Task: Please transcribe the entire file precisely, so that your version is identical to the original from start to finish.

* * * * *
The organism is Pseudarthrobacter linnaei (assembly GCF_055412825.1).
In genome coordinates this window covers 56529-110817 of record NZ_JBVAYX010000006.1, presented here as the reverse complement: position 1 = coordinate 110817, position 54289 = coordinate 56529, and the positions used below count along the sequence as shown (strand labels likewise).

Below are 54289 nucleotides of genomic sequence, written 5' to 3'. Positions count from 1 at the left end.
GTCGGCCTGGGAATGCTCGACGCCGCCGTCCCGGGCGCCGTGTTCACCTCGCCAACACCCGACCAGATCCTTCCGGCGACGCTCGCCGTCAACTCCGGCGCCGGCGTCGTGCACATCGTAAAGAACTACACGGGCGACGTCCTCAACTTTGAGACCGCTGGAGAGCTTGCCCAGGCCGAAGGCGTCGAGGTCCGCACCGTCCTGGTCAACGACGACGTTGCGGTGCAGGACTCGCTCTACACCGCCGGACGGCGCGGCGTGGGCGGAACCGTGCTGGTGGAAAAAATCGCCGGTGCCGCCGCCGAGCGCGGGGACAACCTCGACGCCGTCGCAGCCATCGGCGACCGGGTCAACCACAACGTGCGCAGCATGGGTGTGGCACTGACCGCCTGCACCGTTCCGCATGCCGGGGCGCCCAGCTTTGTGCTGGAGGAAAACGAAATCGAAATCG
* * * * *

The organism is Pseudarthrobacter linnaei (assembly GCF_055412825.1).
In genome coordinates this window covers 56529-110817 of record NZ_JBVAYX010000006.1, presented here as the reverse complement: position 1 = coordinate 110817, position 54289 = coordinate 56529, and the positions used below count along the sequence as shown (strand labels likewise).

Below are 54289 nucleotides of genomic sequence, written 5' to 3'. Positions count from 1 at the left end.
GTCGGCCTGGGAATGCTCGACGCCGCCGTCCCGGGCGCCGTGTTCACCTCGCCAACACCCGACCAGATCCTTCCGGCGACGCTCGCCGTCAACTCCGGCGCCGGCGTCGTGCACATCGTAAAGAACTACACGGGCGACGTCCTCAACTTTGAGACCGCTGGAGAGCTTGCCCAGGCCGAAGGCGTCGAGGTCCGCACCGTCCTGGTCAACGACGACGTTGCGGTGCAGGACTCGCTCTACACCGCCGGACGGCGCGGCGTGGGCGGAACCGTGCTGGTGGAAAAAATCGCCGGTGCCGCCGCCGAGCGCGGGGACAACCTCGACGCCGTCGCAGCCATCGGCGACCGGGTCAACCACAACGTGCGCAGCATGGGTGTGGCACTGACCGCCTGCACCGTTCCGCATGCCGGGGCGCCCAGCTTTGTGCTGGAGGAAAACGAAATCGAAATCG